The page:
If you look at the meter-plus Sanke produced by Momotaro, you will see bodies that are very much Matsunosuke and sumi that has differing traits from fish to fish. On some, the sumi has the general appearance of Matsunosuke, but patterned in tiger-like stripes of the old Torazo Sanke. Is that just happenstance? Or, does it reflect Torazo genes lurking in the background? Since Torazo Sanke was foundational for the original Matsunosuke, there always have been Torazo genes in the background. Those meter-plus Sanke of Momotaro are becoming old history now. Sanke being produced today at Momotaro are not the same as the ones that took GC at the ZNA All-Japan for Tokugawa. The bodies are changing, the sumi is changing, the beni is changing. This has been a continuing progression for many years. Tokugawa-san's GC Sanke represented the state of things a dozen years before they won.

    Shintaro is well-known for producing Sanke based on Matsunosuke, but compare what is produced today with what is being produced at Yammatsu. There are differences. The same is true of all the major breeders of Sanke, each in their own way.

    Understanding the differences in the old bloodlines can give a deeper appreciation for the living art in your pond. It may even help you predict the future of a koi. Just don't get the idea that you can categorize all Sanke into neat groupings. Jimbei Sanke may have been smaller than what we desire in Sanke today, but that does not mean all of today's Sanke with Jimbei-like sumi will be small. It would be a very long, difficult search to find a Sanke today with no Matsunosuke genetics in the background. Today's Sanke are a mix of a bit of everything... including some Kohaku tossed in from time to time. As Bill says in his article, each breeder is following their own path to reach their ideal Sanke.
    ricshaw likes this.

  7. #17
    Oyagoi yerrag's Avatar
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    I am going to start looking at sanke based on this quote "...it is the Sumi that lets you know the dominant bloodlines."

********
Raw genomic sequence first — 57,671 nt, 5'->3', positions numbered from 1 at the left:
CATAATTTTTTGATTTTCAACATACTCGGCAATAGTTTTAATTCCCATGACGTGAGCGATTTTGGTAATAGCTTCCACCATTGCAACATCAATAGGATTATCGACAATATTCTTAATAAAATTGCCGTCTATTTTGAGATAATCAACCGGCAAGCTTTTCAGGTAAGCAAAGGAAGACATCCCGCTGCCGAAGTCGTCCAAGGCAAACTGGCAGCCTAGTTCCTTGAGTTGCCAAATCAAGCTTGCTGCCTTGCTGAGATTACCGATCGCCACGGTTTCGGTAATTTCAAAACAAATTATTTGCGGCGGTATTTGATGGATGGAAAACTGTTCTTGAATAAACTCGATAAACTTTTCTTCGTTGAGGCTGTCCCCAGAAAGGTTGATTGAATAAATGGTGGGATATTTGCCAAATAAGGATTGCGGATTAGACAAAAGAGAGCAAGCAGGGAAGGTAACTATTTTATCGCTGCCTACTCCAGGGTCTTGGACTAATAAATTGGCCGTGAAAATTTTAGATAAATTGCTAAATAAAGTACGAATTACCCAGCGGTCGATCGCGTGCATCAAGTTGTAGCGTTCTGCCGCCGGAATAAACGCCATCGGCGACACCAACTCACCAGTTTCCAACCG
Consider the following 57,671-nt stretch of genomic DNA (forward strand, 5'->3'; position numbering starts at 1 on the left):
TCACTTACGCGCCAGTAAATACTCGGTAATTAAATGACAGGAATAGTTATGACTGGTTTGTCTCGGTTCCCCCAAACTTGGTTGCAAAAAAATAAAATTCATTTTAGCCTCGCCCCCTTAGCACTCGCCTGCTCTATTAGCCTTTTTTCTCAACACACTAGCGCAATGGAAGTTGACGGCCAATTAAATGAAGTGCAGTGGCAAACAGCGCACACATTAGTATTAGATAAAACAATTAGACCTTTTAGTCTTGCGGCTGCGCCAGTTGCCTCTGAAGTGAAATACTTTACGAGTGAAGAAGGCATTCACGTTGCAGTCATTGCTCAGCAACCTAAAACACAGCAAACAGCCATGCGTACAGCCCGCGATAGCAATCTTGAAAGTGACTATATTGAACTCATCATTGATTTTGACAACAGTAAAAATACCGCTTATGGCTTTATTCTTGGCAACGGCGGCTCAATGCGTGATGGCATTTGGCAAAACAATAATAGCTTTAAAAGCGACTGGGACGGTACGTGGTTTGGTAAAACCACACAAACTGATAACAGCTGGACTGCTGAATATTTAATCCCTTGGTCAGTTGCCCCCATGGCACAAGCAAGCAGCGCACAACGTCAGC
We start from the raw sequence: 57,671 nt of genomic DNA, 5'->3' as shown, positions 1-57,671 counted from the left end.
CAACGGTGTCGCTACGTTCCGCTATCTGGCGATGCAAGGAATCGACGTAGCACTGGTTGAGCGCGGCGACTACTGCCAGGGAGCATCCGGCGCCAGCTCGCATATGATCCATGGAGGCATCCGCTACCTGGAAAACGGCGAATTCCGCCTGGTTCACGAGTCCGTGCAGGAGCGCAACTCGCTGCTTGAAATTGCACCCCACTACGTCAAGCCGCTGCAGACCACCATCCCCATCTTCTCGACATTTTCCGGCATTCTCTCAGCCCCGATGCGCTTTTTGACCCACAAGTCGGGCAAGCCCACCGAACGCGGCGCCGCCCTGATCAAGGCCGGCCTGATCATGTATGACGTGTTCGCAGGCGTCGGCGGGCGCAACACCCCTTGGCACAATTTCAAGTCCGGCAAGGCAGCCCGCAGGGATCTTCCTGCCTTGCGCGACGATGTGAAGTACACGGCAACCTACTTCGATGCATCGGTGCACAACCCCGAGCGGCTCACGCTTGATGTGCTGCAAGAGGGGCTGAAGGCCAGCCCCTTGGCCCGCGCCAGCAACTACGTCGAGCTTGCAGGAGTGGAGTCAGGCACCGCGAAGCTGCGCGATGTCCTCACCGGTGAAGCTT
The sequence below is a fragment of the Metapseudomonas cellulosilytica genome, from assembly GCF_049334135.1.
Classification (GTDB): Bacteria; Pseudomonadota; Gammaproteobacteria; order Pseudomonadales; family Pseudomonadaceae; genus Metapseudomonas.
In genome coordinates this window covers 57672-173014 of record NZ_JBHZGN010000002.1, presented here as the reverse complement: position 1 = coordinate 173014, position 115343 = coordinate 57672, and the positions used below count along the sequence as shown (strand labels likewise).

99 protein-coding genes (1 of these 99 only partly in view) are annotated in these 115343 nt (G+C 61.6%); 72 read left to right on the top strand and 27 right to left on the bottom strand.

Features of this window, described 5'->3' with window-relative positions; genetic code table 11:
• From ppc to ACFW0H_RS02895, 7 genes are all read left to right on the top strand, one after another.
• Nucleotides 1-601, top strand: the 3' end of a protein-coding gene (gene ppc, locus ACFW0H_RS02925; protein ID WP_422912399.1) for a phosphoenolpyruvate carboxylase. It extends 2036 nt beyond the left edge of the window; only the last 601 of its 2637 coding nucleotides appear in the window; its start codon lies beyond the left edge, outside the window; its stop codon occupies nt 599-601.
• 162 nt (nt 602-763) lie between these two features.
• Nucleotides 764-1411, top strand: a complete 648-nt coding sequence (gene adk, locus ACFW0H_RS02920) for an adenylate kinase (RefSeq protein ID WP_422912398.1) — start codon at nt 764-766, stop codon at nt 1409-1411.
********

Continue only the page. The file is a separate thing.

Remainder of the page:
It is a consolation to me when I look at my sole sanke nisai, from SFF, a mixed-grade to boot, which has grown quite large, maintaining a good conformation, and developing a good beni, with specks of lustre that bodes well. But its sumi has been unattractive, being heavy only when it's kasane, mixed in with beni, its tsubo sumi is a netlike pattern, light at the center and dark at the edge of the scale.

    After reading the article, I realize that I may have a matsunosuke-type sanke in my hands, of which time and patience is needed. When I looked at a recent shipment of high-grade sanke from a dealer, I was in doubt of my sanke. But this article set me straight, and restored my faith in my sanke. Next week I should have my koi vat ready, with measuring scales, and I'll have you guys critique it. It will be 2 years next week with my dabbling into koi raising, and it has been a very enjoyable and educational experience thus far. I've made countless tweaks to my pond and to what I feed my koi, and I can't believe that I'm just getting started.

    Having a good grasp of gosanke bloodlines enables me to understand their potential, and gives me a good basis for what to expect from my koi in their development, and if they fail to measure up, I know it is because I still have ways to go in selecting and caring for koi. I will admit to being financially constrained, and there lies the challenge of making ends meet. This forum has been indispensable to that end. Thank you guys and gals!